Mediterranean Sea Region 1569


This portolan chart by the prominent Italian cartographer and engraver Paolo Forlani is the first sea chart engraved and printed on copperplate. Forlani was born in Verona but flourished in Venice in 1560–74. Most of his maps appeared under the imprint of other publishers, including Giovanni Francesco Camocio, Ferrando Bertelli, and Bolognini Zaltieri in Venice and Claudio Duchetti in Rome―members of the Lafreri school of cartography, some of whose printing plates were still used well into the 17th century. Nominally a map of the Mediterranean Sea region, the map extends as far west as Ireland and north to much of Russia and the Black Sea (labeled as Mare Maggiore). The word portolan derives from portolano, meaning “related to ports or harbors.” Portolan charts were often simple coastal outlines used in navigation with few, if any, inland features shown. The straight lines crisscrossing the chart represent the 32 directions, or headings, of the mariner’s compass from a given point. Coastal place-names are written on the land side of the coastline so as not to obscure possible maritime dangers. Areas of political control are indicated by different colors along the coastline and in some cases by shading of the interior.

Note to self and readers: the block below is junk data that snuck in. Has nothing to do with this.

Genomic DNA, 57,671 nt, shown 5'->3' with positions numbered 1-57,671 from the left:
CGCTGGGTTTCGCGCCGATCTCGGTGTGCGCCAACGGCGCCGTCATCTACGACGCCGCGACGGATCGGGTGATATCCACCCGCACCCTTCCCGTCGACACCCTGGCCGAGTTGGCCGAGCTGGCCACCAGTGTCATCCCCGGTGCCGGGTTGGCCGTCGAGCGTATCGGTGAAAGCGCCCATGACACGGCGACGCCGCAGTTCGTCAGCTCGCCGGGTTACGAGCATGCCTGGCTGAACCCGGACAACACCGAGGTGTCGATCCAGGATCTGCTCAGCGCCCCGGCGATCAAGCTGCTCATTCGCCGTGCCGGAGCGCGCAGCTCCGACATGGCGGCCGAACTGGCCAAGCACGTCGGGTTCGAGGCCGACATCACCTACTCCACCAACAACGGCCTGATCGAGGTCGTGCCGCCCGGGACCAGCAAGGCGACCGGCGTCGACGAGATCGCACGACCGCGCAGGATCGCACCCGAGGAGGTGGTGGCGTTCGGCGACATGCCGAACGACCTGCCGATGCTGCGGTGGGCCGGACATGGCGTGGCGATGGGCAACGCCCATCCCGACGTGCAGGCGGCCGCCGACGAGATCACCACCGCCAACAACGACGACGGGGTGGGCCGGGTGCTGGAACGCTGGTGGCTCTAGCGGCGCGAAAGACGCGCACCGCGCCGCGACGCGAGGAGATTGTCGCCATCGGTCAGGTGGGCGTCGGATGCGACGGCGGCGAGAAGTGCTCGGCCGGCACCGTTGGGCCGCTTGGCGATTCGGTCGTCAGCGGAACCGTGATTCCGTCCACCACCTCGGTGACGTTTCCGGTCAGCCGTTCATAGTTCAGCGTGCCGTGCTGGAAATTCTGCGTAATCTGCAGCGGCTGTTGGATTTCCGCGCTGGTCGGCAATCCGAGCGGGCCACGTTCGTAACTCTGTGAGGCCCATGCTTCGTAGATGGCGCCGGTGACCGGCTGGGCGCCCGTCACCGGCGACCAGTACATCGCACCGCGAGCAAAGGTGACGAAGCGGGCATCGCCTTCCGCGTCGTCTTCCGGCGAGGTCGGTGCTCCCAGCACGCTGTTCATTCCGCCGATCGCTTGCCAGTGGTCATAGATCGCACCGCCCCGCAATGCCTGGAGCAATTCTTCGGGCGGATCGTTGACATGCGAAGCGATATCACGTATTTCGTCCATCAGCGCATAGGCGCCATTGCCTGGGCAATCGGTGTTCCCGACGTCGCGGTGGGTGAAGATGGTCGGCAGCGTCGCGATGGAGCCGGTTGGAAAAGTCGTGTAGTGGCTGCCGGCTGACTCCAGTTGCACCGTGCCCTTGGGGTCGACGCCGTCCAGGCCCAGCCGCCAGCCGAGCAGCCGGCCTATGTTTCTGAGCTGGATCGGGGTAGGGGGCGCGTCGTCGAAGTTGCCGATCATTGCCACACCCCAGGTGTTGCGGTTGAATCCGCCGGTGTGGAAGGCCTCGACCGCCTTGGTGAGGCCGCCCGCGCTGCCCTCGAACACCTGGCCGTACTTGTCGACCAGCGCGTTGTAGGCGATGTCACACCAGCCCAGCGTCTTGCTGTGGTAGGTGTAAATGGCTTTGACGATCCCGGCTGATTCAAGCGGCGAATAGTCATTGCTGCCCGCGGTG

Last updated: March 21, 2016